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Turning the tide: Global IPOs look for a rebound in 2024

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The outlook for global IPO activity in 2024 is improving as interest rates stabilize and stock market valuations rally after a challenging 2023

Focusing on signs of recovery

Global IPO markets endured a difficult 2023 in the face of rising interest rates and geopolitical uncertainty. But after a challenging 12 months, the outlook for IPO activity in 2024 is brightening

This past year has been one of the most challenging years for the global IPO markets since the 2008 global financial crisis.

Rising interest rates constrained liquidity, investors were cautious and choppy stock market valuations caused potential IPO candidates to put their listing ambitions on hold, hoping that market conditions would improve.

Regulatory changes are also a concern. For example, the US Securities and Exchange Commission has recently adopted new climate-related disclosure rules for listed companies. While these rules have been stayed pending judicial review, issuers worry that this type of rulemaking will increase compliance costs and discourage some companies from pursuing IPOs.

However, there have been some bright spots. India took center stage as one of the world's most active stock markets for new listings due to its thriving domestic economy. In the second half of 2023, the US stock exchanges showed renewed promise with a limited number of high-profile, cross-border listings. Moreover, London and Hong Kong forged ahead with changes to listings frameworks that will open up new opportunities when markets rebound.

There are signs that a rebound in IPO volume is in the cards for this year, with interest rates peaking and stock markets around the world rallying during the early months of 2024. There have already been 290 IPOs globally in Q1 2024, with a combined deal value of US$23.02 billion.

Although interest rates remain elevated and geopolitical risk continues to loom large, there is a building sense of confidence among investors, advisers and companies that after a challenging year, better days lie ahead for IPOs in 2024 and beyond.

Market overview: The global IPO landscape

Rising interest rates and geopolitical uncertainty put the brakes on new IPO activity across global markets in 2023. However, after a challenging period, the outlook for IPO activity in 2024 is improving

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Ready to launch: US stock markets are poised for a strong 2024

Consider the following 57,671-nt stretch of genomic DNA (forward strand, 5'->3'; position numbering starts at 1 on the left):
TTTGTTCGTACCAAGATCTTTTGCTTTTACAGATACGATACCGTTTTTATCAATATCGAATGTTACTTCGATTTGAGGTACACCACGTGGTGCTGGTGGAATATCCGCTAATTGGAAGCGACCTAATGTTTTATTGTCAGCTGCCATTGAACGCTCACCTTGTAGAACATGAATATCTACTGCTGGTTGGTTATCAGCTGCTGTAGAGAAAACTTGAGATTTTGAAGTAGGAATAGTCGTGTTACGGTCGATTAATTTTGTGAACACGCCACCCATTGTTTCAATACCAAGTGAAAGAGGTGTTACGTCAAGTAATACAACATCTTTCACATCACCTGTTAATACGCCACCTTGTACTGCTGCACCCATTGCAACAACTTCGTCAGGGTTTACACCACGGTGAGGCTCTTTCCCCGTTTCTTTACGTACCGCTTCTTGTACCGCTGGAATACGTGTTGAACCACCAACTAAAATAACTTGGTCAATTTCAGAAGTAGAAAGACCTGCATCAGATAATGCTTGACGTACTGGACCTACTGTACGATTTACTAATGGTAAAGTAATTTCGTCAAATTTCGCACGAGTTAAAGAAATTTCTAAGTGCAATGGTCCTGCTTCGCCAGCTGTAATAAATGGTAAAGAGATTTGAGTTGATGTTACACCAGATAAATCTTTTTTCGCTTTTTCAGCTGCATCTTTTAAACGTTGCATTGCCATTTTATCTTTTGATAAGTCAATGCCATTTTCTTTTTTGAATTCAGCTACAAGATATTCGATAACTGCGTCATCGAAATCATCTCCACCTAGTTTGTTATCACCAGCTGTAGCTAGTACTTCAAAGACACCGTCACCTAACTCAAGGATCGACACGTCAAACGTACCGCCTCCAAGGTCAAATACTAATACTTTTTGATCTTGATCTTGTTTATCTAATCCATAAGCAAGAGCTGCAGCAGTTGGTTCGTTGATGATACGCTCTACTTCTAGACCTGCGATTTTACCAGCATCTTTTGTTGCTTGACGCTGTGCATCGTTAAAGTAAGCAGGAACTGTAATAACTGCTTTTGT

US IPO markets have been lackluster during the past 24 months, but, as interest rates stabilize and stock valuations recover, the backdrop for US IPOs in 2024 is improving

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Changes ahead: London market is ready for reform

Stakeholders across London's capital markets are ready to seize the opportunity to reform and reenergize IPO activity in one of the world's most important financial centers

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Coming of age: A strong year for India’s capital markets

India's stock exchanges saw more IPOs than any other jurisdiction, as its strong domestic economy buoyed markets

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Resilience and reform: Hong Kong adapts to change

Hong Kong is adapting to changes amid challenging times

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Building a pipeline: Will Brazil emerge from its dry season?

After a dry spell, the pipeline of Brazilian IPO candidates is showing signs of filling up again

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Bright spots: Sweden and CIS present opportunities after a challenging 2023

After a slow 12 months, issuers and investors in Sweden and the CIS are hopeful that their IPO markets can punch above their weight in the year ahead

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Challenges remain but IPO outlook brightens

Global IPO markets have had a comparatively positive start to 2024 after a challenging year. Investors and IPO candidates hope that stable interest rates and pent-up demand will support an increasing flow of IPO activity in the months ahead

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indian rupees

Coming of age: A strong year for India’s capital markets

India's stock exchanges saw more IPOs than any other jurisdiction, as its strong domestic economy buoyed markets